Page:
Deep-Sea Jacuzzi of Despair

by | Nov 12, 2016 | Photography, Science | 0 comments

Scientists aboard the Exploration Vessel Nautilus have discovered a fascinating (and deadly) phenomenon approximately 3,300 feet (1005 m) below the Gulf of Mexico. Dubbed the “Jacuzzi of Despair”, the pool is oddly warm, measuring at a temperature of 66 degrees F (19 C) – the average temperature at that depth is approximately 43 degrees F (6 C). It is saturated with methane and contains four times more saline than the surrounding water, making it toxic to many sea creatures. The researchers don’t have a solid explanation for this occurrence, though they were able to successfully submerge one of their remotely-operated vehicles equipped with a real-time camera in the pool.

The Nautilus Exploration Program is operated by The Ocean Exploration Trust which was founded in 2008 by Dr. Robert Ballard, known for being the man that discovered the wreck of the Titanic. An international organization, it focuses on the exploration and mapping of the ocean floor, and includes scientists in fields ranging from Science Communication to Mapping and Engineering. Their mission is to “explore, locate and describe new habitats, geological processes, cultural sites, and unknown phenomena, establishing a rich foundation of information to catalyze further scientific efforts.” They have certainly met their goal with this bizarre and deadly pool!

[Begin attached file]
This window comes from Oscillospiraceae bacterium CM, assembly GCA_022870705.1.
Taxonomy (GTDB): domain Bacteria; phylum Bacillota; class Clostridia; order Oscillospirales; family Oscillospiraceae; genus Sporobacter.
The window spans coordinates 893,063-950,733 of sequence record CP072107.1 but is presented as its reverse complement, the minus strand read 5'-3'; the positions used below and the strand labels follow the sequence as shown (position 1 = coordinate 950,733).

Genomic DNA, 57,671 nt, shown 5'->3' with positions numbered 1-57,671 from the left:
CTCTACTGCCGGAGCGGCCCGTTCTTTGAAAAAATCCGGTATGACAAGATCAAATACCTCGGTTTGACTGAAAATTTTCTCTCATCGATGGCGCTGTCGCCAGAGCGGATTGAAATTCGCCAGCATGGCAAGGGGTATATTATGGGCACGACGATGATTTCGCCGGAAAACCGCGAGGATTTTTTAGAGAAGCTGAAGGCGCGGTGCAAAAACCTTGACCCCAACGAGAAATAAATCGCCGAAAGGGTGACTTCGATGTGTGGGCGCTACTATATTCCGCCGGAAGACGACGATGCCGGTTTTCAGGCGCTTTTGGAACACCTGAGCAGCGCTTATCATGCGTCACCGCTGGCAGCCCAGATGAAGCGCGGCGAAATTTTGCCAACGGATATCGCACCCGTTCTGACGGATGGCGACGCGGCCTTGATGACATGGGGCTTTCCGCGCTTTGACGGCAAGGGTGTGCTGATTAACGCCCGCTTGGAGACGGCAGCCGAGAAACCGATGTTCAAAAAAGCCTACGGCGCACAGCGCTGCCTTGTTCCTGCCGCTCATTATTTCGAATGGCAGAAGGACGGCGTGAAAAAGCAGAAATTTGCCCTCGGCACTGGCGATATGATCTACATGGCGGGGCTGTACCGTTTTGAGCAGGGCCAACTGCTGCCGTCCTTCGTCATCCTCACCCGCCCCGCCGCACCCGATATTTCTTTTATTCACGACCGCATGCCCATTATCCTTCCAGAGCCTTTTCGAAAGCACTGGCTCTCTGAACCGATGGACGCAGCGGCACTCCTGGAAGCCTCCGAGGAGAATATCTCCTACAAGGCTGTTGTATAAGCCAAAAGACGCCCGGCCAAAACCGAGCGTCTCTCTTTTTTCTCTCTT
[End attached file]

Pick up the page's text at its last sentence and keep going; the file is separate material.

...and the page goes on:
For more information about the Program, and how you can participate, visit their website, HERE.

  • xeniaforever

    As senior editor here at reefs, I get to work with scientists from all over the world, and have made some wonderful friends in the industry! I also write for the site, and am the office manager at FRESH New London and the mother of two brilliant, talented young women.

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